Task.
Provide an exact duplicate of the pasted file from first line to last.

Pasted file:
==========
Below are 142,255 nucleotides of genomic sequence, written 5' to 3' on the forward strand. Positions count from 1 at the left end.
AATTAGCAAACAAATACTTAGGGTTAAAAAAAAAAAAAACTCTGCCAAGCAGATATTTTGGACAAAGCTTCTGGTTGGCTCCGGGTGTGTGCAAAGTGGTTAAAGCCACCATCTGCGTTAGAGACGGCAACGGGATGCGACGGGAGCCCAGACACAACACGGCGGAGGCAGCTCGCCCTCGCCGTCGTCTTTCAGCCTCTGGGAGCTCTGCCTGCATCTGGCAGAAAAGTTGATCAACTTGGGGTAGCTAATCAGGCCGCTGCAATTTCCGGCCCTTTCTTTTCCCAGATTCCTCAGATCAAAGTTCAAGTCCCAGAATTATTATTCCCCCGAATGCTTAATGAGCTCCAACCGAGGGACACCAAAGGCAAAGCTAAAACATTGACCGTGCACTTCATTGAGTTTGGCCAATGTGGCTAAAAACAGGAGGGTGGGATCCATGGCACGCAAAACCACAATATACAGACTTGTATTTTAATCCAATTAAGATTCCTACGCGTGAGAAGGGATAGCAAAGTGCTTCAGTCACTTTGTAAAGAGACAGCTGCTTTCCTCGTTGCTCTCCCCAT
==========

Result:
Below are 142,255 nucleotides of genomic sequence, written 5' to 3' on the forward strand. Positions count from 1 at the left end.
AATTAGCAAACAAATACTTAGGGTTAAAAAAAAAAAAAACTCTGCCAAGCAGATATTTTGGACAAAGCTTCTGGTTGGCTCCGGGTGTGTGCAAAGTGGTTAAAGCCACCATCTGCGTTAGAGACGGCAACGGGATGCGACGGGAGCCCAGACACAACACGGCGGAGGCAGCTCGCCCTCGCCGTCGTCTTTCAGCCTCTGGGAGCTCTGCCTGCATCTGGCAGAAAAGTTGATCAACTTGGGGTAGCTAATCAGGCCGCTGCAATTTCCGGCCCTTTCTTTTCCCAGATTCCTCAGATCAAAGTTCAAGTCCCAGAATTATTATTCCCCCGAATGCTTAATGAGCTCCAACCGAGGGACACCAAAGGCAAAGCTAAAACATTGACCGTGCACTTCATTGAGTTTGGCCAATGTGGCTAAAAACAGGAGGGTGGGATCCATGGCACGCAAAACCACAATATACAGACTTGTATTTTAATCCAATTAAGATTCCTACGCGTGAGAAGGGATAGCAAAGTGCTTCAGTCACTTTGTAAAGAGACAGCTGCTTTCCTCGTTGCTCTCCCCAT